Shirley Wood has spent the last 65 years living exactly like any other Chinese housewife - well, almost.
When Shirley Wood, 86, moved to her Chinese husband's homeland from the United States to become a housewife 65 years ago, it was the beginning of a grand adventure.
Shirley Wood, 86, with her great-grandson, lives the life of a local in her home in Kaifeng, Henan Province.
While quiet domesticity isn't usually the staging ground for excitement, it was the relatively alien character of the culture in which she immersed herself that made it magical.
Then, as now, it was rare to see an American woman living a completely native life in her two-story home in Henan Province's ancient city of Kaifeng, where she moved 57 years ago.
"Living as a housewife in China has allowed me to better understand the country," Wood says, in the local dialect.
"Kaifeng is my home. Life is comfortable here."
She says the city has retained its traditional appeal amid its modernization. Part of this is the sense of community, says Wood, who spends much of her time chatting with elderly neighbors.
"Here, if you live on a street for a while, you are already a 'lao da jie (old sister)'," she says, smiling.
"That's what I like about China. You never feel lonely because people are friendly."
But Wood has done more with her time than just look after her family and make friends with neighbors.
The retired Henan University language professor - more often called by her Chinese name, Wu Xueli - has devoted herself to education, translation and communication between China and the West.
She has written about China for Western newspapers and publishers for decades.
Her publisher called her first novel, A Street in China, which was released in 1958: "A picture of everyday life in Communist China by an American who lives the life of a Chinese housewife and mother".
She was also invited to translate the premier's and vice-premier's reports at the Seventh Session Meeting of the National People's Congress in 1988.
"It was much less interesting than literature translations," Wood says.
"There was a lot of political language. Those words sounded nice in Chinese, but got a little awkward when translated into English."
She says it became trickier to find precise translations for terms that appeared after reform and opening-up. Some of her word choices became international standards.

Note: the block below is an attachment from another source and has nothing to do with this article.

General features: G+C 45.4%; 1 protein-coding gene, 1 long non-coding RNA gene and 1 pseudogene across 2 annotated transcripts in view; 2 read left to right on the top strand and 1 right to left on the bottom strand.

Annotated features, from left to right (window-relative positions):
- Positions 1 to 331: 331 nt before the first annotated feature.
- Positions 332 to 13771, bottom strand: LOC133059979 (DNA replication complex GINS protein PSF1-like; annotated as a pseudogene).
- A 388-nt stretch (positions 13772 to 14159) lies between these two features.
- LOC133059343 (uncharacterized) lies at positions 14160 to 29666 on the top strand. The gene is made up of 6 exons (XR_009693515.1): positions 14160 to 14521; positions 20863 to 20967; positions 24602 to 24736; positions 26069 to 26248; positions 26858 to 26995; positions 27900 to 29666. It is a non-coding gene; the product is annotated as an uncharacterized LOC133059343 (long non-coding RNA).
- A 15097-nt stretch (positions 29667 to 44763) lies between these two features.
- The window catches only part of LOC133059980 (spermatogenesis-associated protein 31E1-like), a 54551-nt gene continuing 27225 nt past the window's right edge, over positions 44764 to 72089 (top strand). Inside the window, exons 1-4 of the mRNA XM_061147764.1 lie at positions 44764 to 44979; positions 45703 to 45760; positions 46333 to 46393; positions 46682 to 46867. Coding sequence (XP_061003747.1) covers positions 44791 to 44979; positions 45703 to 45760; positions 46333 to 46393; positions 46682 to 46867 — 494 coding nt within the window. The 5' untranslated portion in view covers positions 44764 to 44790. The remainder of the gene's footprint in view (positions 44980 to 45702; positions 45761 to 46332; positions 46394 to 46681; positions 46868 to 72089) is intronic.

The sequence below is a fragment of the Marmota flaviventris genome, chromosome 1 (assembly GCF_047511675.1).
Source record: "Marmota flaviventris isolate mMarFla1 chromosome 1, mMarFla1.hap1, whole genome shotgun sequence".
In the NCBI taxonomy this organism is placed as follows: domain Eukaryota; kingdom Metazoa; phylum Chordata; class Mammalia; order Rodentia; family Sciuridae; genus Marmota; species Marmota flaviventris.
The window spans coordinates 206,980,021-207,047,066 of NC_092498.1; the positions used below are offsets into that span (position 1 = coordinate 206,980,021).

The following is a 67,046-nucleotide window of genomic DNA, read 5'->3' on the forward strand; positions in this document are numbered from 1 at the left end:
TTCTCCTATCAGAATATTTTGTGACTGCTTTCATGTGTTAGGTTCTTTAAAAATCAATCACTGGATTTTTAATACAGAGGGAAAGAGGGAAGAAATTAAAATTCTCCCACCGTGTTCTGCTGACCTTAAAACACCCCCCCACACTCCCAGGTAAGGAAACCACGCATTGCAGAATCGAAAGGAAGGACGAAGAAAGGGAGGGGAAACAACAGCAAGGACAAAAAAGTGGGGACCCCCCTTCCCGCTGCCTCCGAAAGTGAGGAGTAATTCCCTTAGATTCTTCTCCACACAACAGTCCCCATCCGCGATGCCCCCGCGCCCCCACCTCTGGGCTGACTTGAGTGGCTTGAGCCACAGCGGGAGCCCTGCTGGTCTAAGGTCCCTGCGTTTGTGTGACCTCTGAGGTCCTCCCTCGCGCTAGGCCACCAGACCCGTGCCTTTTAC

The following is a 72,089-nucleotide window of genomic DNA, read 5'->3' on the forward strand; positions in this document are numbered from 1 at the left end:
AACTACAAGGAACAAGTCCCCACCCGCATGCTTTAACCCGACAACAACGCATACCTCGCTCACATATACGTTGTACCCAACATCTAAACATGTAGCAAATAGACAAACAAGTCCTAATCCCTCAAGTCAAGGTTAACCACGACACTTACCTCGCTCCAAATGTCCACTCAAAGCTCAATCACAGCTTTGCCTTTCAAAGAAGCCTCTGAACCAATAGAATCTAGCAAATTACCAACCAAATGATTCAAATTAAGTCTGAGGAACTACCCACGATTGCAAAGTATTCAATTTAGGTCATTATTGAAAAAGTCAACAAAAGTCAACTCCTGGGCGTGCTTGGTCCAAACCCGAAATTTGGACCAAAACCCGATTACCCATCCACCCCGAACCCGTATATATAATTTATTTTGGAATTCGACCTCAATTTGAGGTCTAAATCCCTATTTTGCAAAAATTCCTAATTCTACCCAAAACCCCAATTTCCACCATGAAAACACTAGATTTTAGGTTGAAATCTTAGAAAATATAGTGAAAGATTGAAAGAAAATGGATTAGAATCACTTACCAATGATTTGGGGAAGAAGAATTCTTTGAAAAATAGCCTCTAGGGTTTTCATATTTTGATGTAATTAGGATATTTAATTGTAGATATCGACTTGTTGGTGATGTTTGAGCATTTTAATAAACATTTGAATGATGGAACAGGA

But Wood's greatest passion has remained education. She spent more than half a century as a teacher witnessing the transformation of China's pedagogy.
The closeness of student and teacher relationships impresses her most, she says.
"Here, teachers are the students' parents away from home, and the students are very considerate of their teachers," she says.
Wood recalls the conditions for education were dire when she first arrived. Many of her students were from the countryside and had never studied foreign languages.
The oral English teacher used myriad methods to make her classes more fun, such as games, storytelling and outdoor activities.
She recalls spending part of the semesters during the Great Leap Forward digging ditches and cutting wheat in rural areas.
"The rests and mealtimes provided good opportunities to speak a little English," Wood recalls.
"I would then begin to tell my students some stories."
She recalls life wasn't easy when her husband took a job in Kaifeng's suburbs. They had to walk for an hour along a dirt road to reach the city gate.
Before moving to Kaifeng, the family had spent several years in Shanghai and Shaanxi's provincial capital Xi'an.
"The biggest differences for a housewife are always related to the kitchen," Wood says.
Their suburban home lacked running water. So, they had to fill a large water canister bucket-by-bucket. And they had to mix loose coal with clay to heat the stove.
Wood had to sew most of her family's clothes, because there were few manufactured garments available for sale.
"At that time, people's ideas about their living standards were simpler, and they could make do with fewer conveniences," Wood says.
She recalls her youth, while her great-grandson sits on her lap.
Wood persuaded her mother to come live with her in China. Five of Wood's six children have emigrated to the US, and she visits them for a few months every few years.
The woman from Arkansas moved to China a year after she married her veterinarian husband Huang Yuanbo at age 20.
She was surprised by what she saw upon arrival. It differed from what she had imagined since age 13, when she read Young Fu of the Upper Yangtze - a novel about a young boy in what is today's Chongqing municipality.
"I'd expected people in colorful clothes, and they were actually all blue and black," Wood says, laughing.
She recalls the excitement of being among the few foreigners to witness New China's founding in 1949.
"Tailor shops and everybody with a sewing machine were making red flags, often working through the night," Wood recalls.
"I was worried I might not get one, because everyone wanted them."
She got hers from a local women's association on the eve of the People's Republic's birth and has hung it outside every National Day since.
"It should have its day out in the sun," she says.
"It's more than 60 years old now."
In 1975, Wood became a citizen of the country whose founding she witnessed, thanks to a written order by former premier Zhou Enlai.
"I was very happy to be part of the Chinese people," she says.
"After living here for so long, I no longer feel like an outsider."
(China Daily November 29, 2011)